Selection Day is about 32 hours away. My heart is excited to for Wednesday at 6:30am (Tuesday 10:30pm for my West Coast followers). That is when our first patient will walk through the gate and begin their registration. Followed by the next. Then the next. And so on until about 5:00pm. The number of people waiting to be seen can be anything from 400 to 4,000. We won’t know until we arrive and see the line of individuals who have refused to give up hope, who are patiently waiting to see if there life will be changed.
We will see people with goiters, children with disfigurements, burn victims, tumors, cataracts, and much, much more. As a patient escort for the day I will have the opportunity to look these people in the eye, people who have been told they are worthless and have no value, I will be able to look them in the eye and smile and say hello.
This will be a day of great difficulty. I can look at these photos, tragic as they are but will still be unprepared for what I will see. How can I prepare for the smell of hundreds of patients sitting in a room in the middle of African heat? How can I be ready to see a child with a severe cleft palate, to escort a child who can’t walk? How can I prepare to walk with a mother who’s son or daughter is suffering to breathe because of a tumor? And how can my heart prepare for the hopeful individuals we will not be able to help and must send away with a prayer and a broken heart?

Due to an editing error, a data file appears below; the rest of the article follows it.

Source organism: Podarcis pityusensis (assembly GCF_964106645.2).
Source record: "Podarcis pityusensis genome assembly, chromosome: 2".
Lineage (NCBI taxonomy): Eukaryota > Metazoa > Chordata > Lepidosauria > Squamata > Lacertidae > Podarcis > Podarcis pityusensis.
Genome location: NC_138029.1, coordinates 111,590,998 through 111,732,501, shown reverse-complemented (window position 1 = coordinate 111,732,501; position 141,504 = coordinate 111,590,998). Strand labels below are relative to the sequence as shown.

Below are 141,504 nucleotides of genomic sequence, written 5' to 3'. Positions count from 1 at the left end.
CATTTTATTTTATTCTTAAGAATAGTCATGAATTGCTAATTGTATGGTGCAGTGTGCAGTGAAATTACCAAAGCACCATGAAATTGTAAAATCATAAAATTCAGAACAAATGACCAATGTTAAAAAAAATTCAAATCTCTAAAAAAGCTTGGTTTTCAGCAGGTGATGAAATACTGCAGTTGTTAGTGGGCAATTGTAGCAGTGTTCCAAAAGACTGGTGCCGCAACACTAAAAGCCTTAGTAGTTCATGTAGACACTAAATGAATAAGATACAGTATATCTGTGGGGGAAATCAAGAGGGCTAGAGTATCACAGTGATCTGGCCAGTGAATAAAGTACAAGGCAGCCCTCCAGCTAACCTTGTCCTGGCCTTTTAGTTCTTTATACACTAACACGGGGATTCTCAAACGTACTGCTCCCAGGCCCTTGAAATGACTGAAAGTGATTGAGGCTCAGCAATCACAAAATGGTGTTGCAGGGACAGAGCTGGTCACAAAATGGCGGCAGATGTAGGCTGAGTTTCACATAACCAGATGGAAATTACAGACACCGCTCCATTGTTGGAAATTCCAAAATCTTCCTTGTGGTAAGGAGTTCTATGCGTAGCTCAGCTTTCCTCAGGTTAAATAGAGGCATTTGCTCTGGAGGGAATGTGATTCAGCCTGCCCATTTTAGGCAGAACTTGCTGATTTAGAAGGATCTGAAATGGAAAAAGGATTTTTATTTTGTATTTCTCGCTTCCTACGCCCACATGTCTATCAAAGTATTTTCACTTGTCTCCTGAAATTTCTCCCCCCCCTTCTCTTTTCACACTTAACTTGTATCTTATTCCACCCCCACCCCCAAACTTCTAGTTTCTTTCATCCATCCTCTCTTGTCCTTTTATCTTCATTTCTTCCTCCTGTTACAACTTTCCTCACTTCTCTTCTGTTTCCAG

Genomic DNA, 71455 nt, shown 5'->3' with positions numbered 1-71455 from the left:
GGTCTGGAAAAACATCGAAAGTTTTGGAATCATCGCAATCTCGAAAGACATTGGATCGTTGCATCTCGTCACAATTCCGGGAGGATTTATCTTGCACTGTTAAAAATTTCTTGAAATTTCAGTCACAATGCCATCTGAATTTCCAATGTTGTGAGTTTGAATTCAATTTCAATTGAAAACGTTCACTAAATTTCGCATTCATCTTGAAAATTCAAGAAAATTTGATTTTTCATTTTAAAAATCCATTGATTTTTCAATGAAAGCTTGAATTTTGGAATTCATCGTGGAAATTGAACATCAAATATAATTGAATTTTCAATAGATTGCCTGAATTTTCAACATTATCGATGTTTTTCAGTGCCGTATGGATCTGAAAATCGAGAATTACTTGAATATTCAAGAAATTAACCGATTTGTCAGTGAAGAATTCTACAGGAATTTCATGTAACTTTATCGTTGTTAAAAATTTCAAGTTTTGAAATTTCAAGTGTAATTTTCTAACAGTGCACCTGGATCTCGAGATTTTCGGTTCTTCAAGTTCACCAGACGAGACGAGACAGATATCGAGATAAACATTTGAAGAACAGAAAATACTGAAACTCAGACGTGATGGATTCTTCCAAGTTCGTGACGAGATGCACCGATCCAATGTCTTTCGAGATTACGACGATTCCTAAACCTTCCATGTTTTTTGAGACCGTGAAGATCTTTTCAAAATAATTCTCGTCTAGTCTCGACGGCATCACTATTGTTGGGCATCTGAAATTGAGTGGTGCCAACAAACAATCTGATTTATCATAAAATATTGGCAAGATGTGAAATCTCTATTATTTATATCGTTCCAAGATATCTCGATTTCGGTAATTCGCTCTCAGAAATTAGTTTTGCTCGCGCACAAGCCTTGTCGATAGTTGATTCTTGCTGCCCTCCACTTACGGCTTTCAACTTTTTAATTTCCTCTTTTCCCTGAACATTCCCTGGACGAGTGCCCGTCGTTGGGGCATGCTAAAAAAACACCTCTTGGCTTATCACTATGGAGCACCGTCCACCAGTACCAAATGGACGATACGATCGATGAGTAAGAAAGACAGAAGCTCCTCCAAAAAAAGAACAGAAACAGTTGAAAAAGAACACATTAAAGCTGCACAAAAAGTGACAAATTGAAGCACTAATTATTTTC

I can only pray.
And I ask that you, in whatever capacity you are comfortable with, join me as myself and all the crew ready ourselves for this day. Pray with us, send good thoughts, or just think of us throughout your Tuesday and Wednesday. For wisdom for the doctors and surgeons as they assess, for a cool day so the patients aren’t standing in direct and hot sunlight all day, for organization as we move people through, for the hearts of the people who will be helped and that those we can’t will be comforted and know they are still valued and loved. For laughter and joy throughout the day and for all of us to look these people in the eye and see the beauty that is within them, not the outer pain they carry and the scars of shame.
And for us to remember there is great joy at the end of this day… the hospital will open on Monday and we will begin to transform lives: the lame will walk; the blind will see; the afflicted will be set free. And LOVE will spoken to the depths of their souls.
MERCY MAKES A DIFFERENCE.
(all photo credits go to the amazing and talented photographers in the communications department during the Guinea field service; deb bell, michelle murray, bright effowe, joann thibault)